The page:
The Howard County Sun (County Forum, "Jobless don't pity social services workers," by Sept. 29) carried a response from a citizen who indicated a less than satisfactory experience with the Howard County Department of Social Services.
The writer was responding to an article in the Howard County Sun ("Social services workers straining under caseload," Sept. 22) regarding the increased workload of the department.
The article was a follow-up to a report of a meeting we requestedwith the County Council to discuss complaints they were receiving. We at the Howard County Department of Social Services are acutely aware of the problems that con
front individuals and families that have been adversely impacted by the current economic conditions.
While we may have the responsibility to provide services to a segment of the population in need, providing services as timely as we and the citizens would like is sometimes hampered by the increase in demand anddiminishing resources.
The staff quoted in the Howard County Sun were not defending a system as much as they were trying to put into perspective the degree to which the system is struggling to meet the increased demands.
Over the last three years, Howard County has hada 73 percent increase in the AFDC (Aid to Families With Dependent Children) caseload. This is the highest increase in the state of Maryland. Noticeable increases have also occurred in food stamps and GPA (General Public Assistance).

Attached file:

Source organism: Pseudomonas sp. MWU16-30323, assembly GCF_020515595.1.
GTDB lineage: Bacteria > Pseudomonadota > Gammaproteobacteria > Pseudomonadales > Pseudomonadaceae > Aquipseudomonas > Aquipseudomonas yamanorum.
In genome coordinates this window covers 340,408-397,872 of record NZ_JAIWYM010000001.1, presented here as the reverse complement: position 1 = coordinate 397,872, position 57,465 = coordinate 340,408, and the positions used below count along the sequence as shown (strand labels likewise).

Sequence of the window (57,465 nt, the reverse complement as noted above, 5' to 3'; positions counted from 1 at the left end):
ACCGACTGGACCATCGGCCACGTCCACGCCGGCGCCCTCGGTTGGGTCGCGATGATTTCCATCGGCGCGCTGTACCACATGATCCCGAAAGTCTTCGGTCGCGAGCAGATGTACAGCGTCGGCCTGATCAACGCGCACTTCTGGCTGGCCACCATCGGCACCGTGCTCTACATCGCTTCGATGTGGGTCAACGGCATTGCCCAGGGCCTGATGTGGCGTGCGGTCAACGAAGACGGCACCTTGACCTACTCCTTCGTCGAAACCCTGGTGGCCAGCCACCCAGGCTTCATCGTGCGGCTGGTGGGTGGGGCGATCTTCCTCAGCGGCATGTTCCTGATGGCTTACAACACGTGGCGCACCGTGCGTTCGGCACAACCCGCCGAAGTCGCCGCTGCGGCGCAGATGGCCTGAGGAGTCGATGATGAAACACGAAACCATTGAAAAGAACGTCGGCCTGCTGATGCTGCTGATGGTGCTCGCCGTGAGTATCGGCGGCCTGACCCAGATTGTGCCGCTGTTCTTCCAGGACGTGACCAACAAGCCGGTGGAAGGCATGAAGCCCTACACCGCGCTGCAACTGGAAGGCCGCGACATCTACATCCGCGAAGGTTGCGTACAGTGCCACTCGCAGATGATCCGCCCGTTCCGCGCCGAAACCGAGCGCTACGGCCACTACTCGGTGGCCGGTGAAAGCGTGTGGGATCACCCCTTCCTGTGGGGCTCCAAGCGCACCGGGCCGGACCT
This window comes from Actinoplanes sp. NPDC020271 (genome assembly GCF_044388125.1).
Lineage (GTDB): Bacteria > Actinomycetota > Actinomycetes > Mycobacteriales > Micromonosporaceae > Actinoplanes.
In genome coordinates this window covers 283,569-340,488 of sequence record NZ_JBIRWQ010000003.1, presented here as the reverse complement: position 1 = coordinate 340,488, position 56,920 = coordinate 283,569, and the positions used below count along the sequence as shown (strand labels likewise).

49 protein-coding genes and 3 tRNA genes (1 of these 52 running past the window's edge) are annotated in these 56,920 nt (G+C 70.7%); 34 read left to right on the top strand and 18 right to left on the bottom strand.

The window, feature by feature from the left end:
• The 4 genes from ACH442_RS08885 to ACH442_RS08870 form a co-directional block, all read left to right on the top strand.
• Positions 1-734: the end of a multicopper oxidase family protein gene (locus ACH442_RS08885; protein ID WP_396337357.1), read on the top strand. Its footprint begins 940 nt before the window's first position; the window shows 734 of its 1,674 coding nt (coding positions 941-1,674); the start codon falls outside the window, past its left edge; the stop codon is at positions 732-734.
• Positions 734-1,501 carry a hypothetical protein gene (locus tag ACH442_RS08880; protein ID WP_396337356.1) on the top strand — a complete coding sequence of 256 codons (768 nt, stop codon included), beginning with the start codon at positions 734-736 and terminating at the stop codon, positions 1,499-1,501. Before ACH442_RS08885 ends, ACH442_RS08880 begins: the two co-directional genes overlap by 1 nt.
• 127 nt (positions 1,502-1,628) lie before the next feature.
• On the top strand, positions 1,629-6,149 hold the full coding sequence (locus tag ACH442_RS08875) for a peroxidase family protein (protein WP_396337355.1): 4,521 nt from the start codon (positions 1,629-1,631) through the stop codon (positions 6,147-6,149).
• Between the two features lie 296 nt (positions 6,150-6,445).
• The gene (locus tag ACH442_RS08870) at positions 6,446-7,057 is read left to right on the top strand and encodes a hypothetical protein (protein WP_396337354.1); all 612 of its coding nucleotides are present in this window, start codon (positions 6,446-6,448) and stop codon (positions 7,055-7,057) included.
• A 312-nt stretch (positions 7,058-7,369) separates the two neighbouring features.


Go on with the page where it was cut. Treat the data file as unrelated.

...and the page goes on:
At the same time, there has been no increase in staff. A quick review of the sign-in sheet at the receptionist area reveals that in recent months, more than 1,000 people per month are signing up for some form of assistance. No attempt was made togarner sympathy, only to explain why the system was not always functioning as well as we and the citizens of Howard County would like it to.
It is not difficult to imagine that people might not be at ease (comfortable) applying for assistance, especially since numerous forms of verifications and documentation (state/federal requirements) are required before benefits are given. Most people are not prepared for the forms and other supportive information that is needed to make a determination regarding eligibility.
The Department of Social Services has a walk-in system for applications. Some clients have to wait for a period of time. Unless there are some extraordinary circumstances, everyone is generally seen and out of the agency by 11:30 a.m.or noon. Our previous process was an appointment system. Applicants were given a date, time and worker, sometimes several weeks into the future.
The walk-in system is more effective in getting people seen more quickly. We are seeing more people each day than we have ever seen in the past. The reception area is usually full by 8 a.m., with numbers sometimes in excess of those who can be seen in a given day. Those who are turned away are offered and given an interview the following day.
Of the thousands of individuals and families having contact with the Howard County Department of Social Services, the majority, we believe, receive appropriate responses to their needs by a staff that is, in the majority, respectful and courteous.
Samuel W. Marshall is the director of the Howard County Department of Social Services.